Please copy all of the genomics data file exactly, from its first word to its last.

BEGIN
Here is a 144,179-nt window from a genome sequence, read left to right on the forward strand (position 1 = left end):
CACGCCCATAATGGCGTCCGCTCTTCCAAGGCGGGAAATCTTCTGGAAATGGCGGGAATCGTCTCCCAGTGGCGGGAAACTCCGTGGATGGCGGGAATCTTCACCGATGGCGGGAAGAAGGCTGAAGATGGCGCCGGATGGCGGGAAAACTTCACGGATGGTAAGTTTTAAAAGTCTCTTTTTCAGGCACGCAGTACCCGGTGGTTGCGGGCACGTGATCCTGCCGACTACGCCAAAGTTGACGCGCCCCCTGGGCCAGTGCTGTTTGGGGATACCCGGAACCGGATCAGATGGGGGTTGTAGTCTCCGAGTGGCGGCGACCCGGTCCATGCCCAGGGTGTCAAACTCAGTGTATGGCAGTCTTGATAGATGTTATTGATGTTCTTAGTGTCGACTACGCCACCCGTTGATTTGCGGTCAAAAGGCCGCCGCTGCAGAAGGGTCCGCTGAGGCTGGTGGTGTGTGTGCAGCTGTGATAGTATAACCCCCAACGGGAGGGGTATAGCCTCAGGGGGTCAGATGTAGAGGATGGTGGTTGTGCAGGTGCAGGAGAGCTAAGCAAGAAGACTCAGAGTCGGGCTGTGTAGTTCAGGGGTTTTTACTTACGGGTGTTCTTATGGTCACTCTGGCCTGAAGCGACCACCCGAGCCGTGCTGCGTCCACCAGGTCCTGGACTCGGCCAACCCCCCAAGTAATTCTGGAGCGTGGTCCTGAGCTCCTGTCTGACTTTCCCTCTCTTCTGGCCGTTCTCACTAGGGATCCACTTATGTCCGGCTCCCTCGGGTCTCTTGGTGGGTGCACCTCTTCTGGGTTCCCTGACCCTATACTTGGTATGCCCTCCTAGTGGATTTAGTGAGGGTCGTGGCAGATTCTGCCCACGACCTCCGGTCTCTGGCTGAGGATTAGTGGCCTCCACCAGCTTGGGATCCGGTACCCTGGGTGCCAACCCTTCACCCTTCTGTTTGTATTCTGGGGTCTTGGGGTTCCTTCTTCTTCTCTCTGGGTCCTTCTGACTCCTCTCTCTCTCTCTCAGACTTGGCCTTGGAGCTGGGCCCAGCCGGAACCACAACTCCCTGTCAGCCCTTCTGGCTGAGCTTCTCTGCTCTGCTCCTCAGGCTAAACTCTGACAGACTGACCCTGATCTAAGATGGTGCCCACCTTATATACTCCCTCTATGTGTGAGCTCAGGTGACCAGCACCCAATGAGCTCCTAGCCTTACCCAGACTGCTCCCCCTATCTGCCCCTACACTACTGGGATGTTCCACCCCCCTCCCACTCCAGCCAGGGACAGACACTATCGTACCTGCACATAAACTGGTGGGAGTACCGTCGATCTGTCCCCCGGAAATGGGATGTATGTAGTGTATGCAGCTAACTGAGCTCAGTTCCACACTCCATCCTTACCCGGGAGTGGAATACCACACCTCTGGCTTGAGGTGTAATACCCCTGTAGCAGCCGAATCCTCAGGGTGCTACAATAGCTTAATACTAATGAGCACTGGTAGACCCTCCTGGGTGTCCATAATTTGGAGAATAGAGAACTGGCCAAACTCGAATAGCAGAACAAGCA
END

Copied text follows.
Here is a 144,179-nt window from a genome sequence, read left to right on the forward strand (position 1 = left end):
CACGCCCATAATGGCGTCCGCTCTTCCAAGGCGGGAAATCTTCTGGAAATGGCGGGAATCGTCTCCCAGTGGCGGGAAACTCCGTGGATGGCGGGAATCTTCACCGATGGCGGGAAGAAGGCTGAAGATGGCGCCGGATGGCGGGAAAACTTCACGGATGGTAAGTTTTAAAAGTCTCTTTTTCAGGCACGCAGTACCCGGTGGTTGCGGGCACGTGATCCTGCCGACTACGCCAAAGTTGACGCGCCCCCTGGGCCAGTGCTGTTTGGGGATACCCGGAACCGGATCAGATGGGGGTTGTAGTCTCCGAGTGGCGGCGACCCGGTCCATGCCCAGGGTGTCAAACTCAGTGTATGGCAGTCTTGATAGATGTTATTGATGTTCTTAGTGTCGACTACGCCACCCGTTGATTTGCGGTCAAAAGGCCGCCGCTGCAGAAGGGTCCGCTGAGGCTGGTGGTGTGTGTGCAGCTGTGATAGTATAACCCCCAACGGGAGGGGTATAGCCTCAGGGGGTCAGATGTAGAGGATGGTGGTTGTGCAGGTGCAGGAGAGCTAAGCAAGAAGACTCAGAGTCGGGCTGTGTAGTTCAGGGGTTTTTACTTACGGGTGTTCTTATGGTCACTCTGGCCTGAAGCGACCACCCGAGCCGTGCTGCGTCCACCAGGTCCTGGACTCGGCCAACCCCCCAAGTAATTCTGGAGCGTGGTCCTGAGCTCCTGTCTGACTTTCCCTCTCTTCTGGCCGTTCTCACTAGGGATCCACTTATGTCCGGCTCCCTCGGGTCTCTTGGTGGGTGCACCTCTTCTGGGTTCCCTGACCCTATACTTGGTATGCCCTCCTAGTGGATTTAGTGAGGGTCGTGGCAGATTCTGCCCACGACCTCCGGTCTCTGGCTGAGGATTAGTGGCCTCCACCAGCTTGGGATCCGGTACCCTGGGTGCCAACCCTTCACCCTTCTGTTTGTATTCTGGGGTCTTGGGGTTCCTTCTTCTTCTCTCTGGGTCCTTCTGACTCCTCTCTCTCTCTCTCAGACTTGGCCTTGGAGCTGGGCCCAGCCGGAACCACAACTCCCTGTCAGCCCTTCTGGCTGAGCTTCTCTGCTCTGCTCCTCAGGCTAAACTCTGACAGACTGACCCTGATCTAAGATGGTGCCCACCTTATATACTCCCTCTATGTGTGAGCTCAGGTGACCAGCACCCAATGAGCTCCTAGCCTTACCCAGACTGCTCCCCCTATCTGCCCCTACACTACTGGGATGTTCCACCCCCCTCCCACTCCAGCCAGGGACAGACACTATCGTACCTGCACATAAACTGGTGGGAGTACCGTCGATCTGTCCCCCGGAAATGGGATGTATGTAGTGTATGCAGCTAACTGAGCTCAGTTCCACACTCCATCCTTACCCGGGAGTGGAATACCACACCTCTGGCTTGAGGTGTAATACCCCTGTAGCAGCCGAATCCTCAGGGTGCTACAATAGCTTAATACTAATGAGCACTGGTAGACCCTCCTGGGTGTCCATAATTTGGAGAATAGAGAACTGGCCAAACTCGAATAGCAGAACAAGCA